I believe the Administration's deregulation plan is good for both our natural environment and the business environment. And together that means not just healthier families in the 21st Century, but prosperous ones as well.
Now there is another topic I wanted to touch on this morning. And let me get into it by, again, noting something interesting about the New England Council.
I understand that your group recently formed a Culture Committee, which met for the first time last Friday. And I was fascinated to learn that this committee is looking at cultural institutions within your communities not just as a way to attract tourists, but as a resource that improves the quality of life for all the people who live in New England.
A community with a rich cultural life is more appealing -- more livable -- and that makes it easier to retain and recruit talented employees.
Improving the livability of our communities is also important to the President and the Vice President. For the past six years, this Administration has worked with local officials to ensure that our cities and towns remain centers of commerce, community and culture.
But we need to do more. Too often, we've watched sprawl snatch up our meadows, forests and farms -- our green spaces. According to the American Farmland Trust, in one 10-year span our nation lost 4.3 million acres of prime and unique farmland. That's a loss of nearly 50 acres every hour of every day.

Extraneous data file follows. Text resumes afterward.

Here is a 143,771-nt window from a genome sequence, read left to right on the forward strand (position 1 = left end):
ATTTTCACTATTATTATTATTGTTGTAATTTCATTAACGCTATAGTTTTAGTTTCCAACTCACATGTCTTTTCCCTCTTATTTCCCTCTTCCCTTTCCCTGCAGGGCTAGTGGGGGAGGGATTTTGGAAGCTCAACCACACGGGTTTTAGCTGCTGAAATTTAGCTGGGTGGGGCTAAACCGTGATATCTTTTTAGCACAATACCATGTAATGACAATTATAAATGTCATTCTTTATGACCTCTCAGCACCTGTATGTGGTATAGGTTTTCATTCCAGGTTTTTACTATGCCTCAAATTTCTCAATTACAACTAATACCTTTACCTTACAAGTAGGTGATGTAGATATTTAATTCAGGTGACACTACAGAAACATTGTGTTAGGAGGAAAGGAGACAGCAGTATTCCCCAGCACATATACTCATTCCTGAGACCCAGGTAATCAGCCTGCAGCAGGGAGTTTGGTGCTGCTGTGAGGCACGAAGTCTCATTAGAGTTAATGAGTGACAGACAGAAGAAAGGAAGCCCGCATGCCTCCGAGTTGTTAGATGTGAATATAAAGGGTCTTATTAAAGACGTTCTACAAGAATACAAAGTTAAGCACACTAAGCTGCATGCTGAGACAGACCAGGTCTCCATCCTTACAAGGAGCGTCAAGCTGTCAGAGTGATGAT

In New England, about 1,200 acres of open space a week have disappeared -- including two acres an hour in Massachusetts.
Nationwide, these new communities were built farther and farther away from the traditional urban centers and often were poorly planned. For instance, I'm from Dade County, Florida.
They actually have a wonderful transit system there. But a lot of the neighborhoods it serves have no sidewalks. I know I wouldn't want to have to hike through the dirt and the mud to use mass transit.
These and other kinds of urban planning mistakes have been replicated throughout the country.
Not surprisingly, we now find ourselves a society snarled in gridlock. I saw a picture in the paper the other day that made me laugh. A little kid was strapped into a nice plush seat in a van with a drink at his side and a television set in front of him.
Now, as a mother I've got to admit that is kind of a tempting plan. But, still, think about that image for a minute. Driving has become such a consuming and tedious experience that we are actually moving our living rooms into our vehicles!
Okay, it's not quite that bad. But it's bad. A recent study said that drivers in certain urban areas waste the equivalent of one to two work weeks just sitting in traffic.
In Washington, DC -- the most congested metropolitan area in the nation -- drivers lose 82 hours a year sitting idle in traffic jams.
For me, that's the equivalent of more than two work weeks a year I do not get to spend with my son Zachary because I'm stuck in my car. Sometimes when I'm stuck like that, I'll look around at the other drivers and I see the same look in their eyes. They want to be home having dinner with their loved ones, not stranded with strangers in traffic.
But think of the economic costs of this as well. Drivers stuck in traffic wasted more than six billion gallons of fuel in 1996, according to a study by the Texas Transportation Institute. That's enough to fill 670,000 gasoline tank trucks or 134 super tankers.
When you combine both the wasted time with the wasted fuel, the cost to the economy is almost $74 billion.
Think of that -- $74 billion literally up in smoke. How many schools could we build or renovate with that money? How many college educations could we pay for?